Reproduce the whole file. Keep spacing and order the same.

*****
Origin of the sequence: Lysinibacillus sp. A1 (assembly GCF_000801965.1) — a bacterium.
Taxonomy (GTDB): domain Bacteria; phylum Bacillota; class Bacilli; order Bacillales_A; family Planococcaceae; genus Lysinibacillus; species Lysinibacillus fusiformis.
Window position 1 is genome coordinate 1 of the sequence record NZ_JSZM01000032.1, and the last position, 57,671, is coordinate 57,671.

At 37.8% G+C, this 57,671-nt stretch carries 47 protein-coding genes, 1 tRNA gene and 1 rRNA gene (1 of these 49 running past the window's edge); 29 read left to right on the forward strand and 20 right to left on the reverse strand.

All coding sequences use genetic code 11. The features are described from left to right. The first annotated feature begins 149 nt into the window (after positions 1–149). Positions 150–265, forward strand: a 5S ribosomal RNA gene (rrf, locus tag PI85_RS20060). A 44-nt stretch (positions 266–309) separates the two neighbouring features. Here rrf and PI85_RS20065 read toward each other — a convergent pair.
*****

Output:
Origin of the sequence: Lysinibacillus sp. A1 (assembly GCF_000801965.1) — a bacterium.
Taxonomy (GTDB): domain Bacteria; phylum Bacillota; class Bacilli; order Bacillales_A; family Planococcaceae; genus Lysinibacillus; species Lysinibacillus fusiformis.
Window position 1 is genome coordinate 1 of the sequence record NZ_JSZM01000032.1, and the last position, 57,671, is coordinate 57,671.

At 37.8% G+C, this 57,671-nt stretch carries 47 protein-coding genes, 1 tRNA gene and 1 rRNA gene (1 of these 49 running past the window's edge); 29 read left to right on the forward strand and 20 right to left on the reverse strand.

All coding sequences use genetic code 11. The features are described from left to right. The first annotated feature begins 149 nt into the window (after positions 1–149). Positions 150–265, forward strand: a 5S ribosomal RNA gene (rrf, locus tag PI85_RS20060). A 44-nt stretch (positions 266–309) separates the two neighbouring features. Here rrf and PI85_RS20065 read toward each other — a convergent pair.